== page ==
Also known as a variable-rate mortgage, an adjustable-rate mortgage is a home loan with an interest rate that fluctuates over time. ARMs feature an initial, fixed interest rate for a specific time period – usually 5, 7 or 10 years. After that, your interest rate may change every 6 months, depending on the market. That means your monthly mortgage payment could go up or down twice a year. Your rate won’t increase more than 5% of the original rate throughout the life of the loan, though.
Adjustable-rate mortgages are shown as two numbers with a slash in between. The first number shows how many years the interest rate is fixed. The number after the slash shows how many months the adjustment period is. For example, a 5/6 ARM offers a fixed rate for 5 years, then the rate adjusts every 6 months.
Conventional mortgages, or fixed-rate mortgages, keep the same interest rate over the life of the loan.
Adjustable-rate mortgages, on the other hand, start with a low fixed interest rate for 5, 7 or 10 years, and then adjust the rate periodically after that. The initial fixed interest rate on our ARMs is usually lower than the corresponding 30-year fixed interest rate
The interest rate is fixed on the 7/6 ARM for the first 7 years. Then the interest rate can adjust every 6 months for the remaining 23 years.
A 10/6 ARM offers a fixed interest rate for 10 years. Then the interest rate adjusts every 6 months for the remaining 20 years.
We’re not offering these right now, but we may again in the future.
A 5/6 ARM has a fixed interest rate for the first 5 years. Then the interest rate can adjust every 6 months for the remaining 25 years.
ARM interest rates are based on a combination of factors, including today’s mortgage rates, the Secured Overnight Financing Rate (SOFR) index and caps.
The Secured Overnight Financing Rate (SOFR) measures the cost of borrowing cash overnight and is calculated by the New York Federal Reserve. We use the SOFR index’s 30-day average to help determine interest rates for our adjustable-rate mortgages.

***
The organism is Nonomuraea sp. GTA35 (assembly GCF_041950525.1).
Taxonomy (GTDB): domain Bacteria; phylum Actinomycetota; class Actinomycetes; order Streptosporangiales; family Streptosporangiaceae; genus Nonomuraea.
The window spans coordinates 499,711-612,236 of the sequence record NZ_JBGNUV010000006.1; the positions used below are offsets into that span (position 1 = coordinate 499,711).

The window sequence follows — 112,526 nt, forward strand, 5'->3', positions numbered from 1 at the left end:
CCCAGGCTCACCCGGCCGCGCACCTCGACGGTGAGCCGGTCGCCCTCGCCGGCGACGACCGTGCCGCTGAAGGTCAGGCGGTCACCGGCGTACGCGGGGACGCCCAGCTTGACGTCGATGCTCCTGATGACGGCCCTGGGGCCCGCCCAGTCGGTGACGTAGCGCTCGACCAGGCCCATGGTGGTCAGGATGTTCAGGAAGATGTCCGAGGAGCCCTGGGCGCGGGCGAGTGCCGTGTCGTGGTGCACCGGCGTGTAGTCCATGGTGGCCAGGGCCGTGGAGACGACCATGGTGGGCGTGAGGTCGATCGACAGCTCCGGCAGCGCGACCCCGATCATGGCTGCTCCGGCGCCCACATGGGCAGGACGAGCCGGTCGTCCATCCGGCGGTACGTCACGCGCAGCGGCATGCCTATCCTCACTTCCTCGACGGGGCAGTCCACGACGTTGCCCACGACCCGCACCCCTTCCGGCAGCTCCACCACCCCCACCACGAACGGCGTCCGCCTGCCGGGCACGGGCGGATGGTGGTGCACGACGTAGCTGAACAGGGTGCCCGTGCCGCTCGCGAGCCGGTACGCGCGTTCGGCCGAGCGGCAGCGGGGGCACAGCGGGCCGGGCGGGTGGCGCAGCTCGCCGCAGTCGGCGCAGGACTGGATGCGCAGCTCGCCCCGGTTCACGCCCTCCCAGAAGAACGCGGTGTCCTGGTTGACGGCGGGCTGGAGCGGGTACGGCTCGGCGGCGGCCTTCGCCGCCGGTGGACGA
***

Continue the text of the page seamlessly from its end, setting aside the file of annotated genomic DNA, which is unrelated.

Each adjustable-rate mortgage has a cap that limits how much the interest rate can change up or down at each adjustment date and over the life of the loan.
There are three caps:
These caps are shown as a series of three numbers with slashes in between. For example, 5/6 ARM caps are 2/1/5. The first number means that after 5 years of fixed-rate interest, the first adjustment is capped at 2%. Every adjustment after the initial cap can only go up or down 1%. The final number means the total interest over the life of the loan cannot go up or down more than 5%.
Our Adjustable-Rate Mortgage Caps
When a rate adjusts, here’s what we use to calculate the new payment:
Since each re-calculation uses the remaining term of the original 30-year loan, you’ll always remain on track to pay off your loan 30 years after the date you close, as long as you stay current with your payments.
To qualify for an ARM purchase or rate/term refinance on a primary residence, you’ll need:
Yes, you can refinance an adjustable-rate mortgage. When interest rates are low, refinancing an ARM can give you the stability of the same monthly payment for years to come. Refinancing could also help you consolidate debt or pay off your mortgage faster. Apply online or schedule a 1 on 1 with our Home Loan Experts to get started.
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